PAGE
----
Friday, April 03, 2009

WKRP Episode: "Never Leave Me, Lucille"

This season 1 episode, where Herb breaks up with his wife Lucille (I'm not spoiling anything when I say everything's back to status quo by the end) was the 19th in production order, the 12th in airing order. I've always thought of this as one of the episodes where WKRP in Cincinnati really came together. Not that there weren't great episodes before this one, but here nearly all the characters have become what they're going to be for the rest of the series, both by themselves and in terms of their relationships with one another.

The episode has two musical sequences, both of which were eliminated on the DVD: "Heartbreak Hotel" (sung by Les); "Everybody Rock n' Roll the Place" by Eddie Money.

Cold Open and Act 1

Act 2


Mike said...

Granted, Bailey looks good all the time, but it's especially true in this episode. Too bad she wasn't in more of it.

Out of curiosity, after I watched this I watched the Hulu version of it, to see how they handled the music cuts. Interestingly, while they kept the bit with Johnny throwing darts at the Barry Manilow picture (and just played some generic rock instrumental, which made it a little silly when you saw Johnny mouthing to the words), they totally snipped the part where Venus comes in and tells Johnny he wants his $15. Instead, it cuts straight from the dart-throwing to Jennifer walking in. I don't really know why they cut it; yes, there was still music, but it had been turned down by that point, and besides, they were already using a generic instrumental anyway. They left the rest of the scene intact, so you know Johnny owes Venus money, but you don't know how much or what for. (Plus, by trimming the part where Venus comes in, you go from Johnny alone in the booth to Venus all of a sudden just appearing there.)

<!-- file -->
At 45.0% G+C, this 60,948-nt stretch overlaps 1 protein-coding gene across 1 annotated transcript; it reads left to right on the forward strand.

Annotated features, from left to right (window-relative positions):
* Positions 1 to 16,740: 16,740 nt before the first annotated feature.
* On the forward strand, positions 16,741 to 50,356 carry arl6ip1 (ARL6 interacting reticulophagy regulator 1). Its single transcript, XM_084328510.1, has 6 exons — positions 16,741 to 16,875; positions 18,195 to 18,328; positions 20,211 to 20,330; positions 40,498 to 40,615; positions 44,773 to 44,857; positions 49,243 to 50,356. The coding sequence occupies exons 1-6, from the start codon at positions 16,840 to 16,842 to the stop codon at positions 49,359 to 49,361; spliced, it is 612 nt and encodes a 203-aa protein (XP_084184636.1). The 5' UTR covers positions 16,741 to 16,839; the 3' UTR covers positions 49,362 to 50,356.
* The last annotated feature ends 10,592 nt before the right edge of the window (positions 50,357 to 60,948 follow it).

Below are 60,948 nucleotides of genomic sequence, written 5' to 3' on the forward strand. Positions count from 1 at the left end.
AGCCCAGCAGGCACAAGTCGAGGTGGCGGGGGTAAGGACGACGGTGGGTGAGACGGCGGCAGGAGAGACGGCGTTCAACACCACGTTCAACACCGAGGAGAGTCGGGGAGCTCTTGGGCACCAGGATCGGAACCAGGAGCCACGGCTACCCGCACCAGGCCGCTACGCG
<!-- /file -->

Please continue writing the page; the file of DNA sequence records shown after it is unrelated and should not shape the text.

Jaime J. Weinman said...

The reason they cut that bit was that there are no separate music and dialogue tracks. If they cut the music, they have to cut the dialogue that's spoken over the music. Hence a lot of the brutal cuts on the DVD/Hulu, where they cut entire scenes, or parts of scenes, where dialogue was spoken over music.